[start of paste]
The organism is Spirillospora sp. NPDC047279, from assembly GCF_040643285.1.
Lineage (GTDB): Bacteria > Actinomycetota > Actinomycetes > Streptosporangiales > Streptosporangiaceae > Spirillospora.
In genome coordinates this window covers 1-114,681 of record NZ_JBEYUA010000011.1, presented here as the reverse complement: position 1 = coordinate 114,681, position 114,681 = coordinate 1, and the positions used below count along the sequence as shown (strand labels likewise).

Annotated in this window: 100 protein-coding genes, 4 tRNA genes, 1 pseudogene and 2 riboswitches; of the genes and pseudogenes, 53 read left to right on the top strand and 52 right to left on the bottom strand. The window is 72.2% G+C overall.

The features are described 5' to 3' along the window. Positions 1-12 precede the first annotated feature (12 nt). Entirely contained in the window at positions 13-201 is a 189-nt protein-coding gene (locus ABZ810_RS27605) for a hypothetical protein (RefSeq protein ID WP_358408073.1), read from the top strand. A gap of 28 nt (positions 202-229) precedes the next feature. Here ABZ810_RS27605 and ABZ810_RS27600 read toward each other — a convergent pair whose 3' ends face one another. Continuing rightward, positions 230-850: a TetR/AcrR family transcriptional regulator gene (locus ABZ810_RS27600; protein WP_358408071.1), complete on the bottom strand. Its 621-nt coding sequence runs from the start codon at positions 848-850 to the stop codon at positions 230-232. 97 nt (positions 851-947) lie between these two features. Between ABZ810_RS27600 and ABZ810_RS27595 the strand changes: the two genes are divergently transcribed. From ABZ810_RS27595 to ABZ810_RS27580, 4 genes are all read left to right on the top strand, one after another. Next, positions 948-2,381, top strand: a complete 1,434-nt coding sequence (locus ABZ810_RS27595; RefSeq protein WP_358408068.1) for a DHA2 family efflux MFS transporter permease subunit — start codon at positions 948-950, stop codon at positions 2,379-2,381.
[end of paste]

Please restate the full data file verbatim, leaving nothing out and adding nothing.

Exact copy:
The organism is Spirillospora sp. NPDC047279, from assembly GCF_040643285.1.
Lineage (GTDB): Bacteria > Actinomycetota > Actinomycetes > Streptosporangiales > Streptosporangiaceae > Spirillospora.
In genome coordinates this window covers 1-114,681 of record NZ_JBEYUA010000011.1, presented here as the reverse complement: position 1 = coordinate 114,681, position 114,681 = coordinate 1, and the positions used below count along the sequence as shown (strand labels likewise).

Annotated in this window: 100 protein-coding genes, 4 tRNA genes, 1 pseudogene and 2 riboswitches; of the genes and pseudogenes, 53 read left to right on the top strand and 52 right to left on the bottom strand. The window is 72.2% G+C overall.

The features are described 5' to 3' along the window. Positions 1-12 precede the first annotated feature (12 nt). Entirely contained in the window at positions 13-201 is a 189-nt protein-coding gene (locus ABZ810_RS27605) for a hypothetical protein (RefSeq protein ID WP_358408073.1), read from the top strand. A gap of 28 nt (positions 202-229) precedes the next feature. Here ABZ810_RS27605 and ABZ810_RS27600 read toward each other — a convergent pair whose 3' ends face one another. Continuing rightward, positions 230-850: a TetR/AcrR family transcriptional regulator gene (locus ABZ810_RS27600; protein WP_358408071.1), complete on the bottom strand. Its 621-nt coding sequence runs from the start codon at positions 848-850 to the stop codon at positions 230-232. 97 nt (positions 851-947) lie between these two features. Between ABZ810_RS27600 and ABZ810_RS27595 the strand changes: the two genes are divergently transcribed. From ABZ810_RS27595 to ABZ810_RS27580, 4 genes are all read left to right on the top strand, one after another. Next, positions 948-2,381, top strand: a complete 1,434-nt coding sequence (locus ABZ810_RS27595; RefSeq protein WP_358408068.1) for a DHA2 family efflux MFS transporter permease subunit — start codon at positions 948-950, stop codon at positions 2,379-2,381.